Hundreds of people are expected to trek to Lake Mille Lacs the upcoming weekend, drawn not to what’s below the frozen surface but what’s above it.

One of Minnesota’s largest bodies of water may be best known for its fishing, but snowkiting will take center stage in the annual Mille Lacs Kite Crossing. Colorful kites will fill the lake surface as racers speed by on snowboards or alpine skis, riding the wind across the lake while harnessed to a large kite that acts like a sail.

Now in its 14th year, the event in Garrison, about 100 miles north of the Twin Cities, claims to be the longest-running snowkite event in the U.S. It includes a 28-mile race that traditionally draws spectators and 100 athletes from 14 states and Canada.

“It’s the Super Bowl [of snowkiting] of the year in the Midwest,” said Rob Evans of Excelsior, who has won the race and competes yearly.

While still considered a niche sport, snowkiting — the winter counterpart of kitesurfing on open water — has become increasingly popular in the Land of 10,000 Lakes. It’s similar to windsurfing, which can also be done on snow and ice.

While there are snowkiting races in the metro area, Evans said the Mille Lacs event is the state’s main snowkiting gathering. And while no one tracks how many snowkiters there are in Minnesota (one estimate is 600), Evans said he sees more people participating now than when he started two decades ago.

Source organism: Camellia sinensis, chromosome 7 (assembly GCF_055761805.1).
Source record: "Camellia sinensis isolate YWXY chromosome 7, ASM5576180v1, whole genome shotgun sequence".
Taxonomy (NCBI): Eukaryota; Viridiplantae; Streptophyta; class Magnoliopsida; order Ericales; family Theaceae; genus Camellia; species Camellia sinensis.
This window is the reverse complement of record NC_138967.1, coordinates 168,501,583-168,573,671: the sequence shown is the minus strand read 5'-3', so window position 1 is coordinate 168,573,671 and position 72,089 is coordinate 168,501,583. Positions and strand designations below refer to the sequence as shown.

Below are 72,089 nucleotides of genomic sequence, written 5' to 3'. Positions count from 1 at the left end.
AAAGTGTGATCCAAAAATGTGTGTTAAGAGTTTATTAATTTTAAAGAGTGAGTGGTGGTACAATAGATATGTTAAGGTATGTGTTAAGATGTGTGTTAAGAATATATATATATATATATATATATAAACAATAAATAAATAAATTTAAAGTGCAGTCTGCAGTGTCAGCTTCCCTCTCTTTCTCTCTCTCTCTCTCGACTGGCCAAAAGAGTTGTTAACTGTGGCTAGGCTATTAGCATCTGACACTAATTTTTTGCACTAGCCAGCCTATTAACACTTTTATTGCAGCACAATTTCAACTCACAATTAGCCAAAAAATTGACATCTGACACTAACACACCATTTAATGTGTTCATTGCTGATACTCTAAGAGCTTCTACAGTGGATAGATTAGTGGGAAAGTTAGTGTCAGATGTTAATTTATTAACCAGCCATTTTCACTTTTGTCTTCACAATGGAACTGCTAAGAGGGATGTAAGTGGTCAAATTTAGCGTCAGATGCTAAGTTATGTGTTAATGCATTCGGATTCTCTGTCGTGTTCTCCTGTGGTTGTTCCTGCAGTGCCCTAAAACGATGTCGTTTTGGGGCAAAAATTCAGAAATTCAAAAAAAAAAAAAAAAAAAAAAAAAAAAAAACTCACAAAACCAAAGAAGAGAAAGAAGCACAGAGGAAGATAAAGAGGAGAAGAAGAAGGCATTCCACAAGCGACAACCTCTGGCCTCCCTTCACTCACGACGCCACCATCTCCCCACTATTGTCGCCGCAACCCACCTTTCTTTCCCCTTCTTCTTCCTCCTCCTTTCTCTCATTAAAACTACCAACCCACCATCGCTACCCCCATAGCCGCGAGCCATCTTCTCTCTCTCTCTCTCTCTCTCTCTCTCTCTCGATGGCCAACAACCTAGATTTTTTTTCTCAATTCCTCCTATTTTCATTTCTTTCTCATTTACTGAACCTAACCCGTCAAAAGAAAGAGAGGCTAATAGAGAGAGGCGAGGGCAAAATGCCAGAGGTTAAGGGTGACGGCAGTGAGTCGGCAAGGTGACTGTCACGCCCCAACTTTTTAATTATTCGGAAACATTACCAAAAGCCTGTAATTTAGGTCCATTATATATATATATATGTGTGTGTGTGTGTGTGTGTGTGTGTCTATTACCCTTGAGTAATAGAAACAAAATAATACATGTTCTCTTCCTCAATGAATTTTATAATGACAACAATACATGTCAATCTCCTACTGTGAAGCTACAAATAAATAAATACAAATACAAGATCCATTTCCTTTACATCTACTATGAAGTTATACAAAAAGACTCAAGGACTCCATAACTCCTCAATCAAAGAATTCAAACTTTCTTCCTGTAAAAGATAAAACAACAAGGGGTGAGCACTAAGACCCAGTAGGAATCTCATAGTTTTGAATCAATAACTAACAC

“It’s a rapidly growing sport. Minnesota has hardy people who like the outdoors,” said Evans, who first saw people snowkiting on Lake Minnetonka and was drawn to the sport by the full-body workout and challenge of flying across the ice.

“It combines skiing ... but with the whole new element of using wind power to propel you. It’s a real spectacle.”

Over the years, Kite Crossing competitors have endured conditions from subzero cold to unseasonably warm weather. Despite sometimes less-than-ideal conditions, the event has grown from 30 competitors to more than 100, attracting several hundred spectators each year — a boost to the town of Garrison (population 200), said Michael Fox of Excelsior, one of the organizers and president of Fleet 8, a windsurfing and kiting organization.

Spectators can watch the races free of charge from the shoreline or by driving out on the frozen surface of the 132,500-acre lake.

“It’s like a city on the ice,” Evans said.

While the weekend’s highlight is Saturday’s 28-mile race, dubbed the longest-distance snowkite endurance race in the U.S., the event also includes shorter races, an ice bar, a bonfire, snowkite lessons, kickball games, hammerschlagen and freestyle events with competitors jumping 10 to 20 feet in the air.

That’s a draw for spectators “if you like the Olympics or watching extreme sports,” said Chrissy Zobitz of Duluth, who won the women’s ski division last year and will compete again this year. “It’s like watching hot air balloons or sailboat races.”

Zobitz, who uses the sport to stay fit in the winter, said that anyone who can downhill ski, snowboard or wakeboard can kite. But with more men participating than women, she doesn’t have much competition.

Mike Kratochwill, who has won the men’s ski division the past three years and owns Lakawa Kiteboarding in White Bear Lake, said he hopes the annual event not only draws more competitors to Mille Lacs but more people to the activity — especially women and girls.

“We’re really fortunate in Minnesota to have snowkiting and kitesurfing all in our own backyard,” Kratochwill said. “I think it’s going to continue to evolve and grow.”